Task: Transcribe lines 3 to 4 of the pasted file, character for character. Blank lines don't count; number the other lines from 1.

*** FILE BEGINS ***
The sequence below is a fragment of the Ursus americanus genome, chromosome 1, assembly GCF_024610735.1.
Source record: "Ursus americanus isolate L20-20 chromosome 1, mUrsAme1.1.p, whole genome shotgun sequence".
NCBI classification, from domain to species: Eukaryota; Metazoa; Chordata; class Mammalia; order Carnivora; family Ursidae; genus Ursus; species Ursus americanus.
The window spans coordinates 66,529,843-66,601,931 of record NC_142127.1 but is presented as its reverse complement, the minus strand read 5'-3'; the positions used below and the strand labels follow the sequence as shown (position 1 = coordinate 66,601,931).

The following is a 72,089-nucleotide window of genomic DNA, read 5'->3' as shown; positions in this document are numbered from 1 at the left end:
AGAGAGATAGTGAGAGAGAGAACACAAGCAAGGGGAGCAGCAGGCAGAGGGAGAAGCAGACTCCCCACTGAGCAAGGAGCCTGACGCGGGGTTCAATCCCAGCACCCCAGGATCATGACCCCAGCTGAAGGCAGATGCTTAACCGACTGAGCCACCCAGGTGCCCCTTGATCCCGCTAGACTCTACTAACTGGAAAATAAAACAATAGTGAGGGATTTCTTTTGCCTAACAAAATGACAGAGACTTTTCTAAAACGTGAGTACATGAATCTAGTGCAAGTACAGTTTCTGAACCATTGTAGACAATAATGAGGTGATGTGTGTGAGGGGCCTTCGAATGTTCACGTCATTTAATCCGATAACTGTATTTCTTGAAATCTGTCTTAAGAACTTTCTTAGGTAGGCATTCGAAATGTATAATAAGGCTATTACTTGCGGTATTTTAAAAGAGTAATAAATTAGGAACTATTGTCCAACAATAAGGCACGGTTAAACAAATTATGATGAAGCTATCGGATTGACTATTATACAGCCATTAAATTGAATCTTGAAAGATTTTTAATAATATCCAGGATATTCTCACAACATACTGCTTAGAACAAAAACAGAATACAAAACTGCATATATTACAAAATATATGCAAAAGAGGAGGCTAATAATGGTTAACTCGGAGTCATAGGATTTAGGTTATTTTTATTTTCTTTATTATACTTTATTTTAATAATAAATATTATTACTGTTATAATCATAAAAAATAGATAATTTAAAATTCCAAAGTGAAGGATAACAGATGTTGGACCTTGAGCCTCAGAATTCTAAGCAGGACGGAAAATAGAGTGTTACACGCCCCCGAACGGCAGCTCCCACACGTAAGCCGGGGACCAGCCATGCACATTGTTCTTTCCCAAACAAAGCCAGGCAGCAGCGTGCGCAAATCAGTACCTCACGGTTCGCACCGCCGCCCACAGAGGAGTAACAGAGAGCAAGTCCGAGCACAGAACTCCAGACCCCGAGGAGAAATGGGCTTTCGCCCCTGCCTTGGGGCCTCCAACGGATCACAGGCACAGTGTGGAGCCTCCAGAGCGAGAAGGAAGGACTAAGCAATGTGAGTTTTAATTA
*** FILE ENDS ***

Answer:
NCBI classification, from domain to species: Eukaryota; Metazoa; Chordata; class Mammalia; order Carnivora; family Ursidae; genus Ursus; species Ursus americanus.
The window spans coordinates 66,529,843-66,601,931 of record NC_142127.1 but is presented as its reverse complement, the minus strand read 5'-3'; the positions used below and the strand labels follow the sequence as shown (position 1 = coordinate 66,601,931).